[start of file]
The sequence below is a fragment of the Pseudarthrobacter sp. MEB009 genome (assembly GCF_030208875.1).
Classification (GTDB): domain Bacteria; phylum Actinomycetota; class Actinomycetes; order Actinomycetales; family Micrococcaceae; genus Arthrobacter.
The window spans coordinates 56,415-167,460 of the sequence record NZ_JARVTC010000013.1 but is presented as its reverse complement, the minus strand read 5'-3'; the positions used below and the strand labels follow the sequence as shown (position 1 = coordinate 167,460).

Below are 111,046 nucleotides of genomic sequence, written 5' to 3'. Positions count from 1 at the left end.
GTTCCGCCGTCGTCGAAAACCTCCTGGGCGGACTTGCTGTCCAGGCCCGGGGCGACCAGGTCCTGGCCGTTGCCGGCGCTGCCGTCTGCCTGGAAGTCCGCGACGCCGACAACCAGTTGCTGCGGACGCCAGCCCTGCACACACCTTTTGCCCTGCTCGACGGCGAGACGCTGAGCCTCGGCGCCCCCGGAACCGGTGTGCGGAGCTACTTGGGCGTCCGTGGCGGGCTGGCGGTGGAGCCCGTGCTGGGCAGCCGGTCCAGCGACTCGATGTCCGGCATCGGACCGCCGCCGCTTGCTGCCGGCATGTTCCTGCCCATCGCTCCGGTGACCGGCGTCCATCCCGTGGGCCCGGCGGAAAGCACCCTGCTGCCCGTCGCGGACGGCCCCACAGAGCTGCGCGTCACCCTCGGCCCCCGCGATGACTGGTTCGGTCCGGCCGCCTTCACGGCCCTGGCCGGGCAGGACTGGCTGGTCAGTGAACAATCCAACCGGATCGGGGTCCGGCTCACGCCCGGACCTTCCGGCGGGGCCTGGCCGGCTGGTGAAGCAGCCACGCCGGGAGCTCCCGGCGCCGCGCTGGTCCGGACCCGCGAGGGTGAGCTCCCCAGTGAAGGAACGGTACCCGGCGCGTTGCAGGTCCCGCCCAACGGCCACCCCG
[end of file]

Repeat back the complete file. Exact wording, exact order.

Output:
The sequence below is a fragment of the Pseudarthrobacter sp. MEB009 genome (assembly GCF_030208875.1).
Classification (GTDB): domain Bacteria; phylum Actinomycetota; class Actinomycetes; order Actinomycetales; family Micrococcaceae; genus Arthrobacter.
The window spans coordinates 56,415-167,460 of the sequence record NZ_JARVTC010000013.1 but is presented as its reverse complement, the minus strand read 5'-3'; the positions used below and the strand labels follow the sequence as shown (position 1 = coordinate 167,460).

Below are 111,046 nucleotides of genomic sequence, written 5' to 3'. Positions count from 1 at the left end.
GTTCCGCCGTCGTCGAAAACCTCCTGGGCGGACTTGCTGTCCAGGCCCGGGGCGACCAGGTCCTGGCCGTTGCCGGCGCTGCCGTCTGCCTGGAAGTCCGCGACGCCGACAACCAGTTGCTGCGGACGCCAGCCCTGCACACACCTTTTGCCCTGCTCGACGGCGAGACGCTGAGCCTCGGCGCCCCCGGAACCGGTGTGCGGAGCTACTTGGGCGTCCGTGGCGGGCTGGCGGTGGAGCCCGTGCTGGGCAGCCGGTCCAGCGACTCGATGTCCGGCATCGGACCGCCGCCGCTTGCTGCCGGCATGTTCCTGCCCATCGCTCCGGTGACCGGCGTCCATCCCGTGGGCCCGGCGGAAAGCACCCTGCTGCCCGTCGCGGACGGCCCCACAGAGCTGCGCGTCACCCTCGGCCCCCGCGATGACTGGTTCGGTCCGGCCGCCTTCACGGCCCTGGCCGGGCAGGACTGGCTGGTCAGTGAACAATCCAACCGGATCGGGGTCCGGCTCACGCCCGGACCTTCCGGCGGGGCCTGGCCGGCTGGTGAAGCAGCCACGCCGGGAGCTCCCGGCGCCGCGCTGGTCCGGACCCGCGAGGGTGAGCTCCCCAGTGAAGGAACGGTACCCGGCGCGTTGCAGGTCCCGCCCAACGGCCACCCCG